Diving is a common occurrence in football. It seems inevitable that at least once every game a player will swan-dive into the ground, clutch his leg in anguish, and then roll around frantically, all while screaming in blood-curdling agony. As he continues to flail and flounder about the field, replays show that the opposing player made absolutely no contact with the 'fouled' player, whom spectators now view as worthy of an Oscar for his 'performance'.
The dream of reviving the Soviet football league has taken a step closer to reality after a group of top officials backed the recreation of what in its day was one of the toughest leagues in the world. Nowadays top Russian and Ukrainian clubs are owned by tycoons and can easily afford stars like Hulk or Eto'o. Though the idea of a creation of a breakaway league in itself is not new, such an initiative raised a lot of debate.
We have recently met with a number of sports agents who are disputing outstanding agency fees with players and clubs. In the majority of cases the problem has been rooted with the composition of the contract and in some cases the agents have named their company as party to the contract or have stated that they are signing “on behalf of the company”.
It is rare in the UK's recent dealings with FIFA that it has had anything to celebrate. The 2018 World Cup went to Russia, FIFA's then refusal of goal-line technology cost England a goal versus Germany in the 2010 World Cup and even last weekend Chelsea lost in the final of the FIFA World Club Cup. However, at least it can celebrate one "victory" following the Advocate General's ("AG") Opinion on FIFA and UEFA's appeal concerning broadcasting of the FIFA World Cup ("World Cup") and UEFA European Championships ("Euro's").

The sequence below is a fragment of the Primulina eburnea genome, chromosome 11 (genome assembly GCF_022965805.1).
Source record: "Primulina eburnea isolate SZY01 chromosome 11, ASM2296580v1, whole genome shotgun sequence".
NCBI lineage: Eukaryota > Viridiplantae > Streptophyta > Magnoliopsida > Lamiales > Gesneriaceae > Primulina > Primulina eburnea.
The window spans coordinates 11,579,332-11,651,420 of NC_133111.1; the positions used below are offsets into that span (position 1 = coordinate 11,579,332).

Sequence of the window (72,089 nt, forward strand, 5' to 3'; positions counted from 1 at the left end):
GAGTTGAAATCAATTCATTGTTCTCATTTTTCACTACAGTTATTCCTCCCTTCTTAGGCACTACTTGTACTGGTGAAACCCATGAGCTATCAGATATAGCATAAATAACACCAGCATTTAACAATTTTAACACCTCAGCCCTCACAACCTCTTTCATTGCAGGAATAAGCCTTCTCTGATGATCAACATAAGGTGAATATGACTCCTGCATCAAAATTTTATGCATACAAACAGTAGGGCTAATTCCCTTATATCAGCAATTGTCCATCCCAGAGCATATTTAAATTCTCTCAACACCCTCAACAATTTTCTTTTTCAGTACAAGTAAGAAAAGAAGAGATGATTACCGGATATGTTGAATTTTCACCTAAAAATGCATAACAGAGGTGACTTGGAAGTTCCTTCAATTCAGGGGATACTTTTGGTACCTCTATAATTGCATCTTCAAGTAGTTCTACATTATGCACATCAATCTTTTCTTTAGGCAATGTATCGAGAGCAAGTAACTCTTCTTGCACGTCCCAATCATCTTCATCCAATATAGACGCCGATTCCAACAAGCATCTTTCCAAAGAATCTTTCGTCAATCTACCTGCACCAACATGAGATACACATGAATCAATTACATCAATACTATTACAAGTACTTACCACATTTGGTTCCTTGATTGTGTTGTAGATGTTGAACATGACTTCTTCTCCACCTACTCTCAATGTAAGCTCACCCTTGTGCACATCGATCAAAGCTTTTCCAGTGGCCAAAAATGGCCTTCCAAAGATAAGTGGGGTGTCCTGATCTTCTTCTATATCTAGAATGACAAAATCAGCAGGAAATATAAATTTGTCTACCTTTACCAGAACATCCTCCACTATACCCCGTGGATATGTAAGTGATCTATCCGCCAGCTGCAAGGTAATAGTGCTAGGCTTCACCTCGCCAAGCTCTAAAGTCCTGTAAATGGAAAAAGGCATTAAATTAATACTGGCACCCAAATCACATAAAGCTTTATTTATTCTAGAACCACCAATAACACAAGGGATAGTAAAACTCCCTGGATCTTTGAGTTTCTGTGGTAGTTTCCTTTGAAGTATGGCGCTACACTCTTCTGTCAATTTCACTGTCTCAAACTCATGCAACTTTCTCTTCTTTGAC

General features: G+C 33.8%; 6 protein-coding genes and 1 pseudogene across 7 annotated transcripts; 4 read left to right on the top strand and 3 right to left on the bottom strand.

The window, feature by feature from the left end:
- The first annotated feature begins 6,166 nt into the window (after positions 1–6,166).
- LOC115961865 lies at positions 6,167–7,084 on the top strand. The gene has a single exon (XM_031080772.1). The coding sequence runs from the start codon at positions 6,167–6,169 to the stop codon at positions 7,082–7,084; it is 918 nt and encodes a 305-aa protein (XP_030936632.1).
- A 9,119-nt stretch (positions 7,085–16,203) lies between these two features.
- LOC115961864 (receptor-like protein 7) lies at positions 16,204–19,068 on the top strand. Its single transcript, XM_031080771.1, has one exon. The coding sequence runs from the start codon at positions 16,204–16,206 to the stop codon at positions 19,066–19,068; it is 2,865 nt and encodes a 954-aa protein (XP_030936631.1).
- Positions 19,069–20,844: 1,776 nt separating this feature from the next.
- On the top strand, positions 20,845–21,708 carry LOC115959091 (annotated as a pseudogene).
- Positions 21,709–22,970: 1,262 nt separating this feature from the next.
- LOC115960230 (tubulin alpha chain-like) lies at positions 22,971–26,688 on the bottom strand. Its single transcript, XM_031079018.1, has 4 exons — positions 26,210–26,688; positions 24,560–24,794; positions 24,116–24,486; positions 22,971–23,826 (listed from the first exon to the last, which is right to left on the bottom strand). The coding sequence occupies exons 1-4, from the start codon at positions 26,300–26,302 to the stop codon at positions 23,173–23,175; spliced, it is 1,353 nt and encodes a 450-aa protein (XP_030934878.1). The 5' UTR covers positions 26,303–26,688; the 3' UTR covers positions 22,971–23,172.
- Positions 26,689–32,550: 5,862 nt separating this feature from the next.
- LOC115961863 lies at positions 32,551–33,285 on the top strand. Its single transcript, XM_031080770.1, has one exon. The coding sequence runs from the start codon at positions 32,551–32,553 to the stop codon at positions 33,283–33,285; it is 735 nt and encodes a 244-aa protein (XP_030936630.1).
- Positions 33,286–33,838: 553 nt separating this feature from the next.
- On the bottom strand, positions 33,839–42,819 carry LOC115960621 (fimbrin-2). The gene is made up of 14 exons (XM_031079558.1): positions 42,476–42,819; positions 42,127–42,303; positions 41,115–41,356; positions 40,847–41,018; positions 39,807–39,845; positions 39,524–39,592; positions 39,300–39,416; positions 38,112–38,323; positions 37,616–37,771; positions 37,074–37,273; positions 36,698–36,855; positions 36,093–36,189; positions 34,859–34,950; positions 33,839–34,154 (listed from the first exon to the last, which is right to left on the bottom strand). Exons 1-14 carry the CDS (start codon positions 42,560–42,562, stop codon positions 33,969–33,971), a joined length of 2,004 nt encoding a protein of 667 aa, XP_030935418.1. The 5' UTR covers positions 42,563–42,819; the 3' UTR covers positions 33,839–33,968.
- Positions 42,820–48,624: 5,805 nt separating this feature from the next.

Since October last year football worldwide has been beset by moral and legal problems: be they match-fixing, racism or violence. Football has always been my first love in terms of sports (and life some ex-girlfriends would say) but this season I have never been less passionate about the game or worried about its future.
Couchmans LLP, the specialist sports law practice, has announced that Paolo Lombardi, ex-Head of FIFA Disciplinary and Governance, has joined the firm as a consultant.
With eight years' experience working at the highest levels of FIFA, Paolo (an Italian lawyer) has an unrivalled knowledge of FIFA regulations and vast experience in dealing with international football disputes and disciplinary-related issues. After taking control of players' agents-related activities at FIFA, gaining significant experience in the transfer of players, disputes arising from transfers and serving as Deputy Head of the FIFA Players' Status department, Paolo became Head of FIFA Disciplinary and Governance, holding responsibility for disciplinary, doping, football governance and ethics-related issues. He was actively involved in drafting FIFA regulations including the Statutes, the Regulations on the Status and Transfer of Players, the Players' Agents Regulations, the Disciplinary Code, the Code of Ethics and the Anti-Doping Regulations, and sat in all relevant FIFA Committee meetings. Paolo dealt with all of the significant international football disputes and disciplinary-related cases and represented FIFA at the Court of Arbitration for Sport on numerous occasions.